Nigerian-born Dapo Akande, a professor of public international law at the University of Oxford, has been elected into the International Law Commission (ILC).
The Foreign, Commonwealth and Development Office (FCDO) announced the development on Friday.
Akande was nominated as the UK and Nigeria’s candidate for the commission.
His nomination made him the first-ever candidate to be selected in a joint nomination by the UK and Nigeria.
His nomination was also supported by Japan, Kenya and Slovenia.
The UK government had described his nomination as a demonstration of the UK and Nigeria’s “shared confidence that he will bring those high standards to the ILC”.
Akande will serve as a member of ILC for a five-year term.
Raised in Ibadan, the Oyo state capital, Akande studied law at Obafemi Awolowo University in Ile-Ife, Osun state.
He is a world-renowned expert in public international law with more than 25 years of legal experience.
He began his legal career as a research assistant to Bola Ajibola, a former attorney-general of Nigeria, and has also worked as a counsel on international litigation before the International Court of Justice (ICJ), International Tribunal for the Law of the Sea (ITLOS), World Trade Organisation (WTO), International Criminal Court (ICC), and the European Court of Human Rights (ECHR).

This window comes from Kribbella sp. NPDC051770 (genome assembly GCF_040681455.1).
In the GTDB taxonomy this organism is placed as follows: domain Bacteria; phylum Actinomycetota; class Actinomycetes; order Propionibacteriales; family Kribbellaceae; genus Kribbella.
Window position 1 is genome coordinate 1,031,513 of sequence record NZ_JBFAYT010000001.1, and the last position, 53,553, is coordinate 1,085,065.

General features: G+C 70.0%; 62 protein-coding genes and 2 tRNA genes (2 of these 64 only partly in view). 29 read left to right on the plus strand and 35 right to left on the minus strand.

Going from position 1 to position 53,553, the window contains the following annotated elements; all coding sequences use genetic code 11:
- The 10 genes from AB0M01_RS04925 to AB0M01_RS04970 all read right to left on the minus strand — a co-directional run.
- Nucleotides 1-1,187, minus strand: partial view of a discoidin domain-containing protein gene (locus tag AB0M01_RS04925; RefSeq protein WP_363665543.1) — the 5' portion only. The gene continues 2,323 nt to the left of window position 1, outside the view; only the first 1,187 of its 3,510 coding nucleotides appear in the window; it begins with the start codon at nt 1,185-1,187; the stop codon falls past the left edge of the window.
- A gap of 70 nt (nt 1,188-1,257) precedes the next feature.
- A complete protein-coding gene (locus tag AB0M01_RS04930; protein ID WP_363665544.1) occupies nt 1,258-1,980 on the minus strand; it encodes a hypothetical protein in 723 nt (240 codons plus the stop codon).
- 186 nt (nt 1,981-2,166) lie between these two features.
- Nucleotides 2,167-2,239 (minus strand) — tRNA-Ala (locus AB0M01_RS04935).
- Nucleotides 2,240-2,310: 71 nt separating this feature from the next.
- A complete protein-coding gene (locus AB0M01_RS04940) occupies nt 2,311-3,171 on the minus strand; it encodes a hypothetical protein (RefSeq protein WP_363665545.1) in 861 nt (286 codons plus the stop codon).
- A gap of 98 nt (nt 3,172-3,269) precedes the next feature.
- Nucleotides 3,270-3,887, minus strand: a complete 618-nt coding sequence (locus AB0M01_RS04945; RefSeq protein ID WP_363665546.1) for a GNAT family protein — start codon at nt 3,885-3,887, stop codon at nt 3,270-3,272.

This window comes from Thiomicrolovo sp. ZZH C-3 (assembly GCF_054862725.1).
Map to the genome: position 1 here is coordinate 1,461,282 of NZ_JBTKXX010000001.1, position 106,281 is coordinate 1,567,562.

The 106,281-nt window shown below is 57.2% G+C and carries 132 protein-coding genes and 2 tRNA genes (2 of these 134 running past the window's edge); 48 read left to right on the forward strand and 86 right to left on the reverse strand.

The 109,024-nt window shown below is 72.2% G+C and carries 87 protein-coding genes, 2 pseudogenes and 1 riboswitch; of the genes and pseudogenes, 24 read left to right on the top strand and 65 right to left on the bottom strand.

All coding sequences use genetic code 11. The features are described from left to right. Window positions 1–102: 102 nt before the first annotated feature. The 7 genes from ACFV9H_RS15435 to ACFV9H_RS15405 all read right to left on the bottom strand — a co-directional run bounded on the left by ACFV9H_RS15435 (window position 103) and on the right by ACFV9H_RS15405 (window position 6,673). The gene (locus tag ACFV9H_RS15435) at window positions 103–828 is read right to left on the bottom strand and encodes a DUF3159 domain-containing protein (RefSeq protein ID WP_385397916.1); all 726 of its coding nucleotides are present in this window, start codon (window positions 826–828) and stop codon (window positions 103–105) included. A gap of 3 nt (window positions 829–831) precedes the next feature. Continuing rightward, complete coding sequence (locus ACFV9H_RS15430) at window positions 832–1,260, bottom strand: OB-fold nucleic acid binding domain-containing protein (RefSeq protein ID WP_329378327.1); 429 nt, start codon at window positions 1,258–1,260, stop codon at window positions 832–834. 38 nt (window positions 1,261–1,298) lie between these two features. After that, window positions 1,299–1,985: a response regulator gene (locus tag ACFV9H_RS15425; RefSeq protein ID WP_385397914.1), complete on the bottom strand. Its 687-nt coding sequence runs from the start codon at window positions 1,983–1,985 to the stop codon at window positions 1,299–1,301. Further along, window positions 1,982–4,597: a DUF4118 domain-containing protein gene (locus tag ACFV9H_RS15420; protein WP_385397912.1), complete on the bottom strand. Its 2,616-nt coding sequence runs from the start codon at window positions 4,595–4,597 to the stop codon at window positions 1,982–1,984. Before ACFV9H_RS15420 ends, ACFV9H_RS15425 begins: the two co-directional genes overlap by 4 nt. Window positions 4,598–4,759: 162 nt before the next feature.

Akande has also served as a consultant to several international organisations, including the ICC, UN, the African Union (AU), the North Atlantic Treaty Organisation (NATO), the Food and Agriculture Organisation (FAO), and the Commonwealth Secretariat.
The International Law Commission was established by the UN general assembly in 1947 to undertake the mandate of the assembly, initiate studies and make recommendations for the purpose of encouraging the progressive development of international law and its codification.